Nokia intros industrial drone solution – to go with 5G-edge setups

Nokia has introduced a “modular and durable” industrial drone solution, Nokia Drone Networks, to run beyond-line-of-sight off a private cellular network and edge compute array. Nokia is bundling drones, a docking station, a ground control station, plus add-on IoT sensors and cameras. It is pitching to the same verticals that it is selling its private LTE and 5G (DAC) network and industrial compute (MXIE) solutions, namely industrial and logistics, as well as for specialist fire fighting and emergency scenarios. 

The Finnish vendor is offering customised drones, so enterprises can add IoT sensors of their choice. The default bundle comes with a dual gimbal camera for high-definition streaming – with “integrated RGB and thermal videos”. Drones can also be equipped with other sensors for detecting smoke, motion, and radiation, for example, as well as with different payloads, such as loudspeakers and searchlights. Nokia is offering a payload development kit for enterprises to change the setup, and evaluate hardware compatibility to implement payloads for various use cases. 

A statement said: “The solution enables the use of multiple drones to fly on automated individual missions steered from a single ground control station, running on the edge cloud. The solution supports customers and partners in the process of collecting data and information to meet business needs related to security and transport for example, and to facilitate operations in mission critical situations, like in public safety… The utilisation of aerial drones and drone technology is rapidly gaining momentum across various industries.”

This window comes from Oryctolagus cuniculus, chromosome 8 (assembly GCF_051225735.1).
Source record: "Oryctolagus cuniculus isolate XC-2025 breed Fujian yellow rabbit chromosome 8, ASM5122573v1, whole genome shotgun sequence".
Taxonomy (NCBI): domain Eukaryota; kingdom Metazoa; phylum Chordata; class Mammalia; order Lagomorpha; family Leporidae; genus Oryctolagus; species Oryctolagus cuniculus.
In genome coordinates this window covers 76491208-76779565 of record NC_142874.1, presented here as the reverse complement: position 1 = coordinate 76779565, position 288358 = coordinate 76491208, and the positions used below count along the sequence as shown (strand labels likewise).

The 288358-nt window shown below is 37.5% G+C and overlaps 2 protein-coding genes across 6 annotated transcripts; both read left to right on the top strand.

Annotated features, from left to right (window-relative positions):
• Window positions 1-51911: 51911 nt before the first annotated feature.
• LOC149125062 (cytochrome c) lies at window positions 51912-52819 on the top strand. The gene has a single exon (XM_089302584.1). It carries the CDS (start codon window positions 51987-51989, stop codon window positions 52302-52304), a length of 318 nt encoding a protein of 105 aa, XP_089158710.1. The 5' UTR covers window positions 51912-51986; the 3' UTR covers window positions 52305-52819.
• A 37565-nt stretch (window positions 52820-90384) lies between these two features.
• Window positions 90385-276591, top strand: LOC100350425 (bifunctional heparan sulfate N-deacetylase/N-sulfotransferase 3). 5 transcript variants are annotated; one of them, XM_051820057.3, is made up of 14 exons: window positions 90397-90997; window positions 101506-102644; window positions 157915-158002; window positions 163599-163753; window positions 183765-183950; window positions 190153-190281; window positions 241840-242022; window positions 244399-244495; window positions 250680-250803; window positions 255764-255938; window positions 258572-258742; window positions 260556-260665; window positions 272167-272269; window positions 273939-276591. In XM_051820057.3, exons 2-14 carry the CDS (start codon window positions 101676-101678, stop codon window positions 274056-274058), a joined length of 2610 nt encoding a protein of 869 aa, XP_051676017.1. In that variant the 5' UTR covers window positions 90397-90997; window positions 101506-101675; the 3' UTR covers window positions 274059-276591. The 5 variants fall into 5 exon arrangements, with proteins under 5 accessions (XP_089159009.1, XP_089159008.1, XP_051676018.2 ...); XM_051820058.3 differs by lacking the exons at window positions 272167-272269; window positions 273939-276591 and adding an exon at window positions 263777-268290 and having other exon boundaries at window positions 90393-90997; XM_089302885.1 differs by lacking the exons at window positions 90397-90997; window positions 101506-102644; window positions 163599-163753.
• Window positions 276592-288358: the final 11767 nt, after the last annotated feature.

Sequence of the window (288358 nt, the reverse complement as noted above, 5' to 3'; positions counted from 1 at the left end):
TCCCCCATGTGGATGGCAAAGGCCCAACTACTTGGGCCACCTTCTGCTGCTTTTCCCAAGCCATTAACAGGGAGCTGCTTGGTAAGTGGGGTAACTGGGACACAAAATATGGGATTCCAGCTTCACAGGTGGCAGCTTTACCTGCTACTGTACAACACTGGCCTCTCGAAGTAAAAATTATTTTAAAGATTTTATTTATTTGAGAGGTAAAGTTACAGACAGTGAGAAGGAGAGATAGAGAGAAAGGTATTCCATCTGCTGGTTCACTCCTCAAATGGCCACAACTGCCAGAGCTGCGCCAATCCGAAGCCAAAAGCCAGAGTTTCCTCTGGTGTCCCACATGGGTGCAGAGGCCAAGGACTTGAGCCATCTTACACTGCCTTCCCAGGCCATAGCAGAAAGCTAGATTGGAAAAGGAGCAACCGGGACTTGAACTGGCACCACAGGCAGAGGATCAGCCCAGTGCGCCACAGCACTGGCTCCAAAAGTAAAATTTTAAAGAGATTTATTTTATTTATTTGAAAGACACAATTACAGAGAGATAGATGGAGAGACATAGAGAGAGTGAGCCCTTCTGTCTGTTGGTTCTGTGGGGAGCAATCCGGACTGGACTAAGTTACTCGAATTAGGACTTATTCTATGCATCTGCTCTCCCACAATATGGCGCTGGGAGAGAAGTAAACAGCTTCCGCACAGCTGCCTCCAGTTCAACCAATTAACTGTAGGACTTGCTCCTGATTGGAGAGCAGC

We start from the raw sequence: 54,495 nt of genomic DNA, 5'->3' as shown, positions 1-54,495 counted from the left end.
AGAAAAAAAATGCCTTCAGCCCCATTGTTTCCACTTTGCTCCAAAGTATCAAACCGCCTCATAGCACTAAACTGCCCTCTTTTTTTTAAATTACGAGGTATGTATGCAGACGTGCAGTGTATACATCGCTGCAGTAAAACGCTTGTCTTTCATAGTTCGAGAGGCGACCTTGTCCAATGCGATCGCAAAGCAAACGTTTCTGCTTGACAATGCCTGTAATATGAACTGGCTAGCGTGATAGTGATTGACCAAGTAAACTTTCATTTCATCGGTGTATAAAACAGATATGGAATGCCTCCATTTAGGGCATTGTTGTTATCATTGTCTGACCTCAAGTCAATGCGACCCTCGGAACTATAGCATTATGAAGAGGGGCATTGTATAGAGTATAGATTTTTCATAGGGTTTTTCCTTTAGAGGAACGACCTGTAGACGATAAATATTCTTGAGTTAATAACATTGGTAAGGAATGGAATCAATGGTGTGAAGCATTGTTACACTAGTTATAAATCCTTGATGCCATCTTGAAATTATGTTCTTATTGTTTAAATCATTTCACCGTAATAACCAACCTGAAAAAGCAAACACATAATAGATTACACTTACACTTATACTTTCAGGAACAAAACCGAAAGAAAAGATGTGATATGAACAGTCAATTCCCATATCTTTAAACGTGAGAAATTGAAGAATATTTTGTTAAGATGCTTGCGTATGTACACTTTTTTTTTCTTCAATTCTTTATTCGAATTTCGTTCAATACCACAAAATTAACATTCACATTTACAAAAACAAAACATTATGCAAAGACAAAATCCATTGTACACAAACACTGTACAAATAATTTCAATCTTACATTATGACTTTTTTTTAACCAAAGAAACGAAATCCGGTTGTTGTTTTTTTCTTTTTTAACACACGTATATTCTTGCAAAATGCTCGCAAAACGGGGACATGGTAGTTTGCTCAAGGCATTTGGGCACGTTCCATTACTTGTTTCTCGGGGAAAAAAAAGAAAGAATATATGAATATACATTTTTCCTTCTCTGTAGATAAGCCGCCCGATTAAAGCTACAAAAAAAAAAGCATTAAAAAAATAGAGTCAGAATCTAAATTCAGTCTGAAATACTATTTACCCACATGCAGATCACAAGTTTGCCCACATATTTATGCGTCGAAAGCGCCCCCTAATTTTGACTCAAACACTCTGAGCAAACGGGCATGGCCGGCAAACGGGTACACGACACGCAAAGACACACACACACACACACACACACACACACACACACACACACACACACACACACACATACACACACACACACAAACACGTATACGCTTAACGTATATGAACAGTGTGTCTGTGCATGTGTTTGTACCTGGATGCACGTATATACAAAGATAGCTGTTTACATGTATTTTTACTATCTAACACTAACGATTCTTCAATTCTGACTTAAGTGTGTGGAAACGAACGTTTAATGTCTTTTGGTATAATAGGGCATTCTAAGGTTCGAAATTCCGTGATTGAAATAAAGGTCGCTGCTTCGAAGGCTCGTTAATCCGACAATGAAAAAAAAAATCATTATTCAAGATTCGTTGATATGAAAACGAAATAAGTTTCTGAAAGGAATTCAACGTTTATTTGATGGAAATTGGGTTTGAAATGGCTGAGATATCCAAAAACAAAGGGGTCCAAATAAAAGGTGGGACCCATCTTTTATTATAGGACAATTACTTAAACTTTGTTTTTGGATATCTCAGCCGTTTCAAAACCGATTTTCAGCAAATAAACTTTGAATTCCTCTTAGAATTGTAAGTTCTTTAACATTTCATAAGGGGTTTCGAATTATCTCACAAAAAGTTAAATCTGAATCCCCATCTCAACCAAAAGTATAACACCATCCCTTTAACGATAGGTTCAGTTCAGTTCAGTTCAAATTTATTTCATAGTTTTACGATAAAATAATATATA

The company’s own-made drones can withstand “high temperatures for fire monitoring in areas where helicopters cannot be used”, said Nokia. Multiple drones can be used to cover large areas, such as to provide real-time monitoring of factory premises, industrial campuses, or border areas, it said. It outlined use cases for monitoring and safety related to production facilities, railroads, pipelines, radio towers, and agriculture venues.

The solution provides mapping and route guidance to help, say, “guide rescue personnel in areas hit by natural disaster”. It enables local and remote control of drones, such as “by police for patrolling streets and monitoring the environment for criminal activities”. It can also be used for traffic monitoring and analytics to help police to enforce traffic laws and detect accidents. It also promoted drone usage in ports and shipping facilities. 

Nokia stated: “[The solution] has high capacity to store video data for future use and back-end processing. Real-time drone video monitoring along with… command and control analytics can support port operators with improved situational awareness for effective traffic management, increased safety and overall efficiency. For example, specialised sensors on drones can help detect the usage of banned fuel types used by vessels already when they approach harbours. Using the docking station, such workflow can be automated.

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